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First Nations Development Institute (First Nations) has just published a new report on Native food sovereignty assessment efforts, as well as four new videos dealing with food sovereignty, ranching and agricultural issues.

The report, titled Food Sovereignty Assessments: A Tool to Grow Healthy Native Communities, details some of the outcomes and lessons learned from a project that funded numerous Native American communities in conducting food sovereignty assessments, with the goal of collecting valuable localized data, creating action plans, and eventually moving toward more control over their local food systems for improved health and nutrition, and for the economic well-being of those communities. It is available as a free download from the First Nations Knowledge Center (under the “Nourishing Native Foods & Health” section) at https://firstnations.org/knowledge-center/foods-health. (Please note that if you don’t already have one, you will need to create a free online account to download the report.) The report was authored by First Nations Vice President Raymond Foxworth, with data-collection assistance from consultants John Hendrix, Michelle Desjarlais and Joseph Madera.

In 2016 and 2017, First Nations provided 39 grants totaling nearly $640,000 to Native communities. This allowed these communities to develop and implement efforts to assess their local food systems and establish forward-looking plans designed to transform the future of those systems. Much of their work was conducted using First Nations’ Food Sovereignty Assessment Tool (FSAT), which was first developed in 2004 and significantly updated in 2014. Food sovereignty assessments have been a starting point for many communities as they work to develop mechanisms to increase local food-system control. A community food sovereignty assessment is a community-developed and community-led process for assessing local food-system control. A food sovereignty assessment puts Native communities in the driver’s seat, as it empowers them to identify their own goals, methods and process for data collection, analysis and strategy development.

Some of the grantees specifically featured in the publication are the Chahta Foundation in Durant, Oklahoma; the Nisqually Indian Tribe in Olympia, Washington; the Nebraska Indian Community College in Macy, Nebraska; and the Seneca Nation of Indians in Irving, New York. Most of the participating organizations (56%) were Native-controlled nonprofits or grassroots community groups, while 44% were tribes or tribal departments.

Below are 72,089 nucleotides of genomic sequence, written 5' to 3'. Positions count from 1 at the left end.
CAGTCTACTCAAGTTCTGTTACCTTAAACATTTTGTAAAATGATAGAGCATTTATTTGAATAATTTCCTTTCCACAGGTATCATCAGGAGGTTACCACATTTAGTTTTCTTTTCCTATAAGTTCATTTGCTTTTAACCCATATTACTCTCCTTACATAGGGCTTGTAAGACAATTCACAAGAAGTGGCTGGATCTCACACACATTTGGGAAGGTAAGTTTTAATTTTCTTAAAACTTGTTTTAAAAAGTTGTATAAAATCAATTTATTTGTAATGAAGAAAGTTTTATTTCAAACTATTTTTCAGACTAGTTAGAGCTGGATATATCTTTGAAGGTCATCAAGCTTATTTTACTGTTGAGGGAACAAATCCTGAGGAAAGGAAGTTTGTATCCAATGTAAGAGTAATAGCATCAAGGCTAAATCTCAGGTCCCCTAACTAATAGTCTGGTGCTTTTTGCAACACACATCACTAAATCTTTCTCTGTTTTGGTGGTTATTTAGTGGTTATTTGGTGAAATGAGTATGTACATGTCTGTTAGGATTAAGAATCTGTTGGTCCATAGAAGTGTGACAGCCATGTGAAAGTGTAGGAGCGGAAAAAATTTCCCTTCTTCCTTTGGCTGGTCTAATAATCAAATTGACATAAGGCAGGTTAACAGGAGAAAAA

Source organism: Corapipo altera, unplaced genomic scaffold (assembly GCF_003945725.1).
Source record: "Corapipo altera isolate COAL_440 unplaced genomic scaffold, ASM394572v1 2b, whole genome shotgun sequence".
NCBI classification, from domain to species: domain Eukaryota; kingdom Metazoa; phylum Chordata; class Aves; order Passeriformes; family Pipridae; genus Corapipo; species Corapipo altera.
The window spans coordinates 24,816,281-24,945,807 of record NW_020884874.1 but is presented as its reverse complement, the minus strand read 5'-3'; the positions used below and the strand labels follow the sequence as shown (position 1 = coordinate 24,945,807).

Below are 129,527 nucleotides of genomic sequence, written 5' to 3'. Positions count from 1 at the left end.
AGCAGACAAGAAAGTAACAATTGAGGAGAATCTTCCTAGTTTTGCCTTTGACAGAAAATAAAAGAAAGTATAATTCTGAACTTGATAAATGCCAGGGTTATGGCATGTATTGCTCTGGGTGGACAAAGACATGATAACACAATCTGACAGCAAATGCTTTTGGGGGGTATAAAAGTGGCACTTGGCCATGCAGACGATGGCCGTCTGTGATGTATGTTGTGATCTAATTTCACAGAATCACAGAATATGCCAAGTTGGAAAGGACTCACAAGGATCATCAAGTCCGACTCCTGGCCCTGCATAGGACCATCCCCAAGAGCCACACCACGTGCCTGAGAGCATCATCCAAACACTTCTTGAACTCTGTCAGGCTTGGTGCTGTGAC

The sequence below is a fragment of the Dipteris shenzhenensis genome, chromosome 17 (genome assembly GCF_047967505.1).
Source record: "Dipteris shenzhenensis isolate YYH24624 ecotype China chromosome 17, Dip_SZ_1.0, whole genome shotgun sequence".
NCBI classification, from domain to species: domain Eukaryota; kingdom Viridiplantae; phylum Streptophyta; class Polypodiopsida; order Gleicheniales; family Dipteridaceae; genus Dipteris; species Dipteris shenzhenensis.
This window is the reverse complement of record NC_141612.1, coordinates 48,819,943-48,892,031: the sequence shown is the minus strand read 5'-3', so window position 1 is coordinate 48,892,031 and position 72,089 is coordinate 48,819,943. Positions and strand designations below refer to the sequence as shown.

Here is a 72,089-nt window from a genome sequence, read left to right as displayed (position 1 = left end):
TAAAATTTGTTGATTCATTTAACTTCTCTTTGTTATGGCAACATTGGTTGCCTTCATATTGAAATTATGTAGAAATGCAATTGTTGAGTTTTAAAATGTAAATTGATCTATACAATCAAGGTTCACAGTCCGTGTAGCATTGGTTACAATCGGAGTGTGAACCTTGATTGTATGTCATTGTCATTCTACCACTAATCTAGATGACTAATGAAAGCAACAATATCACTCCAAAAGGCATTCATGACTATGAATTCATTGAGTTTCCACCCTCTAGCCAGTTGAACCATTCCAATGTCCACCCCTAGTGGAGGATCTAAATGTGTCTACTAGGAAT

The four new videos, posted on the First Nations YouTube Channel, deal with food sovereignty, ranching and agricultural issues. They feature current and past grantees of First Nations in Arizona, New Mexico and Washington. They were produced for First Nations by Frybread Productions.

“As part of our work under our Native Agriculture and Food Systems Initiative and other efforts, we think it’s important to document and publicly highlight some of the successful projects that are making good strides in Indian Country,” said A-dae Romero-Briones, First Nations’ Director of Programs for Native Agriculture and Food Systems. “We think these efforts and grantees exemplify some of the great work that is happening at the grassroots level in Native food systems, agriculture, youth programs and general community and economic development.”

The videos are:

Nahata Dziil 14R Ranch, located on the rural Navajo Nation, utilizes community, land and long-cultivated ranching skills through a cooperative business model to provide local beef to community and businesses that serve the Navajo Nation. Where few businesses exist, 14R Ranch has managed to create and maintain a sustainable and responsive business model. This video can be found at https://youtu.be/pchdqKon9Yg.

Ndée Bikíyaa – The People’s Farm, on the White Mountain Apache Reservation, seeks to reconnect the community to its food, traditional lifestyles and, ultimately, a healthier mindset. The People’s Farm is a mentorship organization that is growing young Native American farmers and challenging notions of Native American health. This video can be found at https://youtu.be/2gVDv6NN1mQ.

The Muckleshoot Food Sovereignty Project is reconnecting food and diets to value systems. The project focuses on activities ranging from breastfeeding to gathering traditional foods to improving diets. This video can be found at https://youtu.be/aDjSLxHoo5E.

The Zuni Youth Enrichment Project focuses on connecting youth to movement and food. It challenges young people to think critically about building community through action and food choice. This video can be found at https://youtu.be/0R9Qo9hTXnU.

About First Nations Development Institute

For more than 37 years, using a three-pronged strategy of educating grassroots practitioners, advocating for systemic change, and capitalizing Indian communities, First Nations has been working to restore Native American control and culturally-compatible stewardship of the assets they own – be they land, human potential, cultural heritage or natural resources – and to establish new assets for ensuring the long-term vitality of Native American communities. First Nations serves Native American communities throughout the United States. For more information, visit www.firstnations.org.

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PROGRAM CONTACT:

Adae Romero-Briones, First Nations Director of Programs, Native Agriculture & Food Systems

abriones@firstnations.org or (303) 774-7836 x212

MEDIA CONTACT:

Randy Blauvelt, First Nations Senior Communications Officer

rblauvelt@firstnations.org or (303) 774-7836 x213

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